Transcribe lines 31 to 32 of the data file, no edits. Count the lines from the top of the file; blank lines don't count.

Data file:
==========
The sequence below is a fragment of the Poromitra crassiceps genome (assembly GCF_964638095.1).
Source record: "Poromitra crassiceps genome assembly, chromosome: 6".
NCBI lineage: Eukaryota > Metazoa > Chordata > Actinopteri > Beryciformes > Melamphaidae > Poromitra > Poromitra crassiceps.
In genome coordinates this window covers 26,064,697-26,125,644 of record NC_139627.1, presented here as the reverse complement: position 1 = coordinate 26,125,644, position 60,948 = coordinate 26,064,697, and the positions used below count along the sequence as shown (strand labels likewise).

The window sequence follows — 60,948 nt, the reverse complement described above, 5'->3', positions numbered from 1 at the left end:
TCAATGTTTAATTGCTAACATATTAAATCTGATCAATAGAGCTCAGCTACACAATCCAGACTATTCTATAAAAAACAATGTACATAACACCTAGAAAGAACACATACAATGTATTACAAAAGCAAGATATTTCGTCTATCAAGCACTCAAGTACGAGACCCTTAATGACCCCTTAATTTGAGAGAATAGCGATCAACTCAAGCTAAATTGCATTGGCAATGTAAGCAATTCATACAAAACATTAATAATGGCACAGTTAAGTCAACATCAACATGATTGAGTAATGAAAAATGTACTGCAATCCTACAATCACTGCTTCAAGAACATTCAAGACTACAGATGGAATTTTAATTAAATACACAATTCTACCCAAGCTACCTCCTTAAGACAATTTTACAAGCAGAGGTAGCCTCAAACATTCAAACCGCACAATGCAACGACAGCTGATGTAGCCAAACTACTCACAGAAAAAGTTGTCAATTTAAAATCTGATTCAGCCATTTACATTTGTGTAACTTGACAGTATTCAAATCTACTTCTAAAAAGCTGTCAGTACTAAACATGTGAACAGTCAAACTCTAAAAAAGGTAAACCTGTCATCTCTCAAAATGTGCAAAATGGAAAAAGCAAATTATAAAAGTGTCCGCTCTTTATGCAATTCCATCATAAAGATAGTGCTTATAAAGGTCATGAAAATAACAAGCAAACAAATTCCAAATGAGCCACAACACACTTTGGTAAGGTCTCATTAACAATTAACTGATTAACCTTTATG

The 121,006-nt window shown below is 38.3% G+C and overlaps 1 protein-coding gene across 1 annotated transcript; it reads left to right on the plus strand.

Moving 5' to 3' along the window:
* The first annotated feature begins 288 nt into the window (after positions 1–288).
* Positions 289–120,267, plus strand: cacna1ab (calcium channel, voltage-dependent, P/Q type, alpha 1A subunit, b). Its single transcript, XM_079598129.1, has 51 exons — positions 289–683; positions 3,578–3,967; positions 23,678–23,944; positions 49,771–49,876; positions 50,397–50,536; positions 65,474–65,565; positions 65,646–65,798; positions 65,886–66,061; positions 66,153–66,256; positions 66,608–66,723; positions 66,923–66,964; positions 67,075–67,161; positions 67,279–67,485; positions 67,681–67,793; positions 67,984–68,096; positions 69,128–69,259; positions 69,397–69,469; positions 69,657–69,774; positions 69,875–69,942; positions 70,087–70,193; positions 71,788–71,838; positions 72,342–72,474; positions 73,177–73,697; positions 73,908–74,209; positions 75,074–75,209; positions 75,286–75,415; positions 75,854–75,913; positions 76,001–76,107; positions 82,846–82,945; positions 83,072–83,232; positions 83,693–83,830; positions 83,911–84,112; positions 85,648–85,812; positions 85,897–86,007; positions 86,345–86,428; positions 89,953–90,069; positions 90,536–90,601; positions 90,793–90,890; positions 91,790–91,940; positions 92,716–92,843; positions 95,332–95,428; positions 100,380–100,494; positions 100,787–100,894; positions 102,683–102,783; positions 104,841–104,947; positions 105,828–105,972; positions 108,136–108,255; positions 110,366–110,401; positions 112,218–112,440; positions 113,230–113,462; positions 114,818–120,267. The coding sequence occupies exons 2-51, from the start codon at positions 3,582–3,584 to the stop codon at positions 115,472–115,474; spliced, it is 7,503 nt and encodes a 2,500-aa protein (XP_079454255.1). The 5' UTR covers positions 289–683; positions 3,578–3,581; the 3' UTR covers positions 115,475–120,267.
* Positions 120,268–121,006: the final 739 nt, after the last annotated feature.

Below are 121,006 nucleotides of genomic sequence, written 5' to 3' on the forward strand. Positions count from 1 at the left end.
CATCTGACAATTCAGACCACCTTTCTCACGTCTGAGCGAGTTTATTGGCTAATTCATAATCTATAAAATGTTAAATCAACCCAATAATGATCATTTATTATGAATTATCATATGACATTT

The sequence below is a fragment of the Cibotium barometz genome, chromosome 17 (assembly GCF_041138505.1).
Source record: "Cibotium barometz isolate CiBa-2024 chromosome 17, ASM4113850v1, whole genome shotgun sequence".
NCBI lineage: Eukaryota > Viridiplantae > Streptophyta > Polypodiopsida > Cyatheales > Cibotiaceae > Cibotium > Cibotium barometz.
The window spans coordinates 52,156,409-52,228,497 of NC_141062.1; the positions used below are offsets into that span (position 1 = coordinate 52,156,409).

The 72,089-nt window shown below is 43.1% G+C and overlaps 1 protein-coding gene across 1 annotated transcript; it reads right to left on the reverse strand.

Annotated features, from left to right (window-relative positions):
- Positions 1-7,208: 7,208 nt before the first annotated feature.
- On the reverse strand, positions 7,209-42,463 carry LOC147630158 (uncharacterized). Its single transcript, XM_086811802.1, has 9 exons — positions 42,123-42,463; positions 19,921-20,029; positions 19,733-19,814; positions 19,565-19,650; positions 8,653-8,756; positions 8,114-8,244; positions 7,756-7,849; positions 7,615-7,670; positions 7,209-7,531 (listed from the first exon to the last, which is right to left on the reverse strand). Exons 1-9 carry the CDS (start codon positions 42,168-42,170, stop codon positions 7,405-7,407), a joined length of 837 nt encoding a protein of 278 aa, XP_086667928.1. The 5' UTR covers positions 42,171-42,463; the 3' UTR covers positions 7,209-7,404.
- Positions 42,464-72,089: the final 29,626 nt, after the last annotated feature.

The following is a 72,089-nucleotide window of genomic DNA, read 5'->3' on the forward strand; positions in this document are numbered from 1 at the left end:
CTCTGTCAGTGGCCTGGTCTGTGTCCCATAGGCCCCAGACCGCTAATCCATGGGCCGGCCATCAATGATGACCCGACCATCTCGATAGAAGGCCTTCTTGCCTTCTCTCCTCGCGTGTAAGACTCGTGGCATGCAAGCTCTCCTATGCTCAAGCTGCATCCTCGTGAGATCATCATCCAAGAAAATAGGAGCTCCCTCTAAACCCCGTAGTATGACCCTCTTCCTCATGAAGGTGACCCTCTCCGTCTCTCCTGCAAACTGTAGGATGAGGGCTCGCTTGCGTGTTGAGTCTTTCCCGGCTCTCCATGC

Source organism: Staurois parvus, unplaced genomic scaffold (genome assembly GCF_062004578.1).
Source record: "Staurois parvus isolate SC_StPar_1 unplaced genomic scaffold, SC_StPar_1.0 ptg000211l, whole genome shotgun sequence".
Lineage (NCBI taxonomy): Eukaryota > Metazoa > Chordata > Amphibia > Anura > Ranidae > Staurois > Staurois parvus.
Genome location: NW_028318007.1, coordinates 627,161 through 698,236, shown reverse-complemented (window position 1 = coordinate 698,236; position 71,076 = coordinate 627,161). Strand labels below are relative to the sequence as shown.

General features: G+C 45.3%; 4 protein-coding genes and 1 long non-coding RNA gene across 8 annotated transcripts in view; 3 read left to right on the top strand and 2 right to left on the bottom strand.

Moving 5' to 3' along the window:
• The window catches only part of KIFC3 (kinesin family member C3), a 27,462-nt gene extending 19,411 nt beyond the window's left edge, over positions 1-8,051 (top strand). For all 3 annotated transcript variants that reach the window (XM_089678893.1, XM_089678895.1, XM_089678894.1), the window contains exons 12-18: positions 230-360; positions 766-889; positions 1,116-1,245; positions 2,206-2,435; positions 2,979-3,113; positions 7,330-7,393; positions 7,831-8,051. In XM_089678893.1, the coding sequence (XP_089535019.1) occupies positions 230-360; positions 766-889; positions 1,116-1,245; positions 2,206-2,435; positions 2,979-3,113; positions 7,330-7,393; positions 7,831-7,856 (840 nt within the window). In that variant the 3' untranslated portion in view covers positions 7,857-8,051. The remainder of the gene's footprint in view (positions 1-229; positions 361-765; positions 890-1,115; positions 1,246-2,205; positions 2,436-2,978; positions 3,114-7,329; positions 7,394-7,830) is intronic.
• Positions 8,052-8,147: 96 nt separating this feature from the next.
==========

• The window catches only part of KIFC3 (kinesin family member C3), a 27,462-nt gene extending 19,411 nt beyond the window's left edge, over positions 1-8,051 (top strand). For all 3 annotated transcript variants that reach the window (XM_089678893.1, XM_089678895.1, XM_089678894.1), the window contains exons 12-18: positions 230-360; positions 766-889; positions 1,116-1,245; positions 2,206-2,435; positions 2,979-3,113; positions 7,330-7,393; positions 7,831-8,051. In XM_089678893.1, the coding sequence (XP_089535019.1) occupies positions 230-360; positions 766-889; positions 1,116-1,245; positions 2,206-2,435; positions 2,979-3,113; positions 7,330-7,393; positions 7,831-7,856 (840 nt within the window). In that variant the 3' untranslated portion in view covers positions 7,857-8,051. The remainder of the gene's footprint in view (positions 1-229; positions 361-765; positions 890-1,115; positions 1,246-2,205; positions 2,436-2,978; positions 3,114-7,329; positions 7,394-7,830) is intronic.
• Positions 8,052-8,147: 96 nt separating this feature from the next.